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I’ve written before about my admiration for Exterminating Angel Press, including Snotty Saves the Daythe first book in the History of Arcadia series. Report to Megalopolis is the fourth. Tod Davies runs the press and wrote this series, and full disclosure: I really enjoy her work and she knows it, and sent me a copy of this book.

You can read Report to Megalopolis without having read the other books in the History of Arcadia (although why wouldn’t you?). It’s meant to be the writings of Aspern Grayling, a sort of combination mad scientist politician. Aspern is reporting to Livia, a witch who rules Megalopolis behind the scenes, via a council. Aspern grew up in Arcadia and had a love hate relationship with his brilliant colleague Devindra Vale. When he hatches a plan to take over Arcadia, he uses cloning and genetic engineering to impregnate Devindra’s daughter Merope with triplets, but only one survives — Pavo, Aspern’s “son” and creation, his “god,” “made through the chemical manipulation of the human genome.”

Aspern’s story reflects back on this history and tells also of Pavo’s attempted conquest of Arcadia and his desire to rule the whole world. But his report is also the story of Aspern’s reckoning with all that he has done. It’s not a pleasant tale — there is incest, rape, war, maiming and killing, and a great deal of misogyny. The people of Arcadia, ruled by queens who value scholarship and fairy tales, art and nature, peace and justice, offer some hope that the kind of lust for power Pavo represents cannot dominate goodness. But some Arcadians are swayed by Aspern’s calculated campaign to “cultivate the seeds of vanity and ego, of putting the ‘I’ before all else, and of fascination with godly risk rather than the puling weakness of self-preservation.” Men swayed by this and by Aspern’s efforts to foster “unrest” through “desire for growth beyond the limits of what Arcadia could provide” join Pavo’s band of power thirsty followers.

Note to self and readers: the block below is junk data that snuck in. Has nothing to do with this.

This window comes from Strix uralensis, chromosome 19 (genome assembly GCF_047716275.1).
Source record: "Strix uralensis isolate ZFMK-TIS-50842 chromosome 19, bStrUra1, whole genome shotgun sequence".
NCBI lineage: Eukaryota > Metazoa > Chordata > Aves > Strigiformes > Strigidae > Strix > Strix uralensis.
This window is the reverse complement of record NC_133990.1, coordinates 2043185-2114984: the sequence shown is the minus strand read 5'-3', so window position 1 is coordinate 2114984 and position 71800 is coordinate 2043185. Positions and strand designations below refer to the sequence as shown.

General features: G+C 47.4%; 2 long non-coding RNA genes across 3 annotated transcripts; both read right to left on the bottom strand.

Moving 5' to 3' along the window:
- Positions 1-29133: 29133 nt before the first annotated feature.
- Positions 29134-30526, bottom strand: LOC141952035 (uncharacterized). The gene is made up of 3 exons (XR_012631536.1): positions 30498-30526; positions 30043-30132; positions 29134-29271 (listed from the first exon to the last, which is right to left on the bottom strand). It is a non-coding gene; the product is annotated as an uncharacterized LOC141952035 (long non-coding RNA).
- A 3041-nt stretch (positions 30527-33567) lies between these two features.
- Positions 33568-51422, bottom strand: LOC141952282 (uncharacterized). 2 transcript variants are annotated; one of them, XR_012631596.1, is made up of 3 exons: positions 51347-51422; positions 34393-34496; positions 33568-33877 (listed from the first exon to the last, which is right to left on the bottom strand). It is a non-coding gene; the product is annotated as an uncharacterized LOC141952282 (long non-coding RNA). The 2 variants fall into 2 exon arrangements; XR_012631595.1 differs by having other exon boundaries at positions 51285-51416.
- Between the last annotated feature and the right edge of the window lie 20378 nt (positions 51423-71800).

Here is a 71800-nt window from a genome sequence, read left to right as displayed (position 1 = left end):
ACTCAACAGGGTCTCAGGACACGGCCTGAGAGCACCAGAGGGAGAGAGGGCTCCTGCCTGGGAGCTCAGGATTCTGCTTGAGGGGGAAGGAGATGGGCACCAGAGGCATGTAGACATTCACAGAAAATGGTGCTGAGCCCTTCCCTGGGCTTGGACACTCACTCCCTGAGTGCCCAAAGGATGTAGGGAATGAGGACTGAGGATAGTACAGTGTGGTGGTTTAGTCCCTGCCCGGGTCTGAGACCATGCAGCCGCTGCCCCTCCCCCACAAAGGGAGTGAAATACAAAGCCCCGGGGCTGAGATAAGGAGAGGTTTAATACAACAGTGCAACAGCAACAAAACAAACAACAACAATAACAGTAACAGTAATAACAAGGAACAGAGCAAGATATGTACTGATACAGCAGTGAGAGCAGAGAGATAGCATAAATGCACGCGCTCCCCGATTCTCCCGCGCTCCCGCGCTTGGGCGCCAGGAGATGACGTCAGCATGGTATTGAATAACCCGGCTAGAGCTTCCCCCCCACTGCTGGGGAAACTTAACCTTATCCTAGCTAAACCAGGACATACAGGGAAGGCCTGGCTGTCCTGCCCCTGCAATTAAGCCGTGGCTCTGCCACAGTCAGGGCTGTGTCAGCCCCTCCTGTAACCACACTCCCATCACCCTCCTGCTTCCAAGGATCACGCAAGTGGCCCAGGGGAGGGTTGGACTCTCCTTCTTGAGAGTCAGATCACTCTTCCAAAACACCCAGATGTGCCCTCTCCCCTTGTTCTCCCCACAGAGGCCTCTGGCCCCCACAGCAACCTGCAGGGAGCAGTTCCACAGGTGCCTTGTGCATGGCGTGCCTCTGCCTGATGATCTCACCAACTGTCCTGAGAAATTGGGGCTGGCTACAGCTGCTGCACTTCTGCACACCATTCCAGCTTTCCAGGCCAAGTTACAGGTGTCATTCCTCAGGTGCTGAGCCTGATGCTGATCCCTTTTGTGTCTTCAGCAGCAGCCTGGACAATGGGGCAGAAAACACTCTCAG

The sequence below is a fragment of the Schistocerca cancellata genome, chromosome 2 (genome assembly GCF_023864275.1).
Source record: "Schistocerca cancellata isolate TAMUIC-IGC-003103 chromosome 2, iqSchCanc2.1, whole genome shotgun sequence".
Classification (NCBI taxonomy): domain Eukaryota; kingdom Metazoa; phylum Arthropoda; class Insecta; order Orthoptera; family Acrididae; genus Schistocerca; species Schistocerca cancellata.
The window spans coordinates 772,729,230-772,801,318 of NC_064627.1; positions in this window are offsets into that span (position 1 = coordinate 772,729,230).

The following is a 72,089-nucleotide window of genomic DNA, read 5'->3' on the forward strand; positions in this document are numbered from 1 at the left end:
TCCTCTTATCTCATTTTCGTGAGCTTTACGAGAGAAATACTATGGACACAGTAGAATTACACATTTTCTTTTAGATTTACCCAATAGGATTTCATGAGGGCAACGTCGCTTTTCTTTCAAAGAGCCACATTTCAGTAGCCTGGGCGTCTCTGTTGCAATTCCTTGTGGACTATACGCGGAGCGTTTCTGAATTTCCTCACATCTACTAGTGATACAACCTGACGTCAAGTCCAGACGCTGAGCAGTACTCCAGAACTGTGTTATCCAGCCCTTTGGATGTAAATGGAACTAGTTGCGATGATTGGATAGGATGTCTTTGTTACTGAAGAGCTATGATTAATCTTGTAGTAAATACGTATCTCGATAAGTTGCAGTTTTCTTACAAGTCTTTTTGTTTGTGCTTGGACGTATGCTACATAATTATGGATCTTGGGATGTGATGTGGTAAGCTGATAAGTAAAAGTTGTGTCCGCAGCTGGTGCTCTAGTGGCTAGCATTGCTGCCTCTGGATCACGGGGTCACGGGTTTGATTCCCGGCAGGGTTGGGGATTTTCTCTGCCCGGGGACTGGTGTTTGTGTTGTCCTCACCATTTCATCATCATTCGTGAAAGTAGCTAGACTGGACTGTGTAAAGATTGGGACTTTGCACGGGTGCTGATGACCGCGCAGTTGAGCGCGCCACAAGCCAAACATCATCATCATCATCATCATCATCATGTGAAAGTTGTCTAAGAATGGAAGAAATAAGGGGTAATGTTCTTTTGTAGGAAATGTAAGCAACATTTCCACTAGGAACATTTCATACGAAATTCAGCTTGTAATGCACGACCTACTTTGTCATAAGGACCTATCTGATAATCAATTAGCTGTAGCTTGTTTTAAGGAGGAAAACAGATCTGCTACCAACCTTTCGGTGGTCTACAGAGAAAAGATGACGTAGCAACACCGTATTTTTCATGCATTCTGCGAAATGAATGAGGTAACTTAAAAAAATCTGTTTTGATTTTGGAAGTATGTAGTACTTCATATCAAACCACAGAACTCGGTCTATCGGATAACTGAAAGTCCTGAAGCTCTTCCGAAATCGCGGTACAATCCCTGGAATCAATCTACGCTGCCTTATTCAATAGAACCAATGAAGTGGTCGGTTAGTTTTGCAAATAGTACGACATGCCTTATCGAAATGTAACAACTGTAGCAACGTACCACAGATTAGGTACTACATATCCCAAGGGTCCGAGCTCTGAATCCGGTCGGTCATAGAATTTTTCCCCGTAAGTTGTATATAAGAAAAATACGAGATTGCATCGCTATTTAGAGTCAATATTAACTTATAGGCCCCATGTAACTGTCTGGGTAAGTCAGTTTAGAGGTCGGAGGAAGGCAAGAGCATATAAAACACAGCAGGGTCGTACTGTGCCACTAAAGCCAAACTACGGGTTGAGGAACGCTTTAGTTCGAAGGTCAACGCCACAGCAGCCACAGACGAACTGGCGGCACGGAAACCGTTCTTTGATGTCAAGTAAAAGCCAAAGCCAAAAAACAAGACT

Sound familiar? Aspern reminisces that he and Livia discussed the danger of “independent thought,” recalling that they agreed that “Even one moment of independent thought can overturn years of centralized power.” Ah, the hope. Aspern knows, “Independent thought, independent life, independent story — this was the complete teaching of Devindra Vale.” Will these survive?

I won’t give away how it all turns out, but I’ll tell you I stayed up late trying to find out what happened. Just as I’ve said before, this series is for readers who like their fantasy injected with a good dose of ethics and philosophy. There’s plenty to discuss about the parallels between this story and other great tales of the struggle between political systems, value systems, and world views, from Frankenstein to Star Wars, not to mention the world we live in.

I’ll leave you this thought: reading a book from a small press like Exterminating Angel, supporting independent publishing, local bookstores, your library, all of this is a strike against the Megalopoleis (I declare that the plural of Megalopolis) of our own world, and a source of strength for our own Arcadias. And I’ll leave with you with this image, found in the a note from of Isabel the Scholar, friend of Shanti Vale (Devindra’s granddaughter) , and founder of the “Evolutionary Movement” at the end of this book:

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